Summer Blog Post Eight
Anne Frank & Tanya Josefowitz; World Cup in Brazil five years ago
Summer Blog Post Eight
Summer Blog Post Eight
Dear readers of my blog,
returning late on Wednesday evening after an extremely long day at Ulrichsgymnasium Norden, I had hoped to relax on day one after Anne Frank's 90th birthday. The opposite was the case, since a day filled with meetings including the odd one with some of my students who had just received their matriculation results made it difficult to stop thinking about the day and the last two years spent with about thirty-five of this year's graduates. And while one student said that Anne Frank was just one witness to her, others who had accompanied groups to see the travelling exhibition two years ago saw her as the symbol of resistance she still is today.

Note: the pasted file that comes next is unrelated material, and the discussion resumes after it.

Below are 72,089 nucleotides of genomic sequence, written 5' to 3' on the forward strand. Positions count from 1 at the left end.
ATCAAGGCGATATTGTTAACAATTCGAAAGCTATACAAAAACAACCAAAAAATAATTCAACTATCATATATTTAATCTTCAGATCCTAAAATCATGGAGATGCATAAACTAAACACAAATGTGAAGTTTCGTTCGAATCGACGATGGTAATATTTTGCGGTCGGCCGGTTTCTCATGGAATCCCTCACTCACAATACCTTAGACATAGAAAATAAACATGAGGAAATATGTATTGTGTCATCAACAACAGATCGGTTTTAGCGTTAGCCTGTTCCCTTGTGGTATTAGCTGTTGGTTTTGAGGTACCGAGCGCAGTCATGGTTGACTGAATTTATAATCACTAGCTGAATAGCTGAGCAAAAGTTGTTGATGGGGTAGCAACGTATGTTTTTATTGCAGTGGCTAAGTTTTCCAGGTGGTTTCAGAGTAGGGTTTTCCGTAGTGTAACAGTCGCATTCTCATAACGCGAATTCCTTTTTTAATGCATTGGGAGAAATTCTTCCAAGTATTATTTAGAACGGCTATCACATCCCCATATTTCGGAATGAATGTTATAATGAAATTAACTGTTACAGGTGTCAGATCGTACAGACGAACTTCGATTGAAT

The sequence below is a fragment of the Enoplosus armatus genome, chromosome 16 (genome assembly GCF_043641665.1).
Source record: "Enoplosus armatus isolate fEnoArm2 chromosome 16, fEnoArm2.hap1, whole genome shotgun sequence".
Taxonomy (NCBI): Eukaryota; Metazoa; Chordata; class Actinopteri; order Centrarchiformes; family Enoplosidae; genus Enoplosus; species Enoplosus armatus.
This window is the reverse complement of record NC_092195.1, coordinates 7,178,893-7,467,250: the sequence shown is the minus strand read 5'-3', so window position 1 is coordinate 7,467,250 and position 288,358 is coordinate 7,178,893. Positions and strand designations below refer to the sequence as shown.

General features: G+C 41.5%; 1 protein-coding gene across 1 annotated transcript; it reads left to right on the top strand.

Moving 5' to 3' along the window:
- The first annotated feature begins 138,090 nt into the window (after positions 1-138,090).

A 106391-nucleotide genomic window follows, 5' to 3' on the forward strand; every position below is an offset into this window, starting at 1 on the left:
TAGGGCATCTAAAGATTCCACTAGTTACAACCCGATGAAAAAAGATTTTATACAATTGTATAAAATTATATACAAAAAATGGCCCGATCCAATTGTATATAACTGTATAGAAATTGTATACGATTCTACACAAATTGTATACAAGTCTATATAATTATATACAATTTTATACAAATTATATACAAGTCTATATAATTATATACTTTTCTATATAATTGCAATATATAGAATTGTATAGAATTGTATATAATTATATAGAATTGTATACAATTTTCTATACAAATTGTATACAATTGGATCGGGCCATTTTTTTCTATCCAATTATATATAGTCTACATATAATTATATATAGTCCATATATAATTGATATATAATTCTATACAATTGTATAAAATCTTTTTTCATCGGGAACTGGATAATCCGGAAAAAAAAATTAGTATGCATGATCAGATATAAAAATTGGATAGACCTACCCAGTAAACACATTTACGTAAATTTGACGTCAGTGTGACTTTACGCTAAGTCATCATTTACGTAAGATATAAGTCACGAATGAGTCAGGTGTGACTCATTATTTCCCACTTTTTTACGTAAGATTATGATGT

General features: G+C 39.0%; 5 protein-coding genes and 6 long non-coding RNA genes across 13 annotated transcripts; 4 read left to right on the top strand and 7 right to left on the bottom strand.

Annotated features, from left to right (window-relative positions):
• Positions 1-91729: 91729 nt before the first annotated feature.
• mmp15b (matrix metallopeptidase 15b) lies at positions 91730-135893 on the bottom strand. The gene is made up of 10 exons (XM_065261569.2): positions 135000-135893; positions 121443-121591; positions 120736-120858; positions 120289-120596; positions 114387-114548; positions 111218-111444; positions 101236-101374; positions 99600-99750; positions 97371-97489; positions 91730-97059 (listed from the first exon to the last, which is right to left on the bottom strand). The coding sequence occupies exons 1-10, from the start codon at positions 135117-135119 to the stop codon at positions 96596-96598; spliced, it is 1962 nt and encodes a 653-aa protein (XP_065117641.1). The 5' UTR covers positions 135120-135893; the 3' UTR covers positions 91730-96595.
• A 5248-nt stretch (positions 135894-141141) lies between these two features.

In fact, the Anne Frank Zentrum in Berlin is just four hundred metres from one of the most momentous acts of resistance against the Gestapo in World War Two, Rosenstraße, that is, where in early 1943 Jewish women demonstrated to have their husbands released from prison, which did come to pass – unexpectedly but not totally exceptionally. There were decent people among the officials of “Nazi Germany”, just as that Gestapo man described as her family's “saviour” in Tanya Josefowitz' memoir “I Remember”. He was certainly not alone to have saved a Jewish family from deportation, while it has proved notoriously difficult to find out the identity of this man.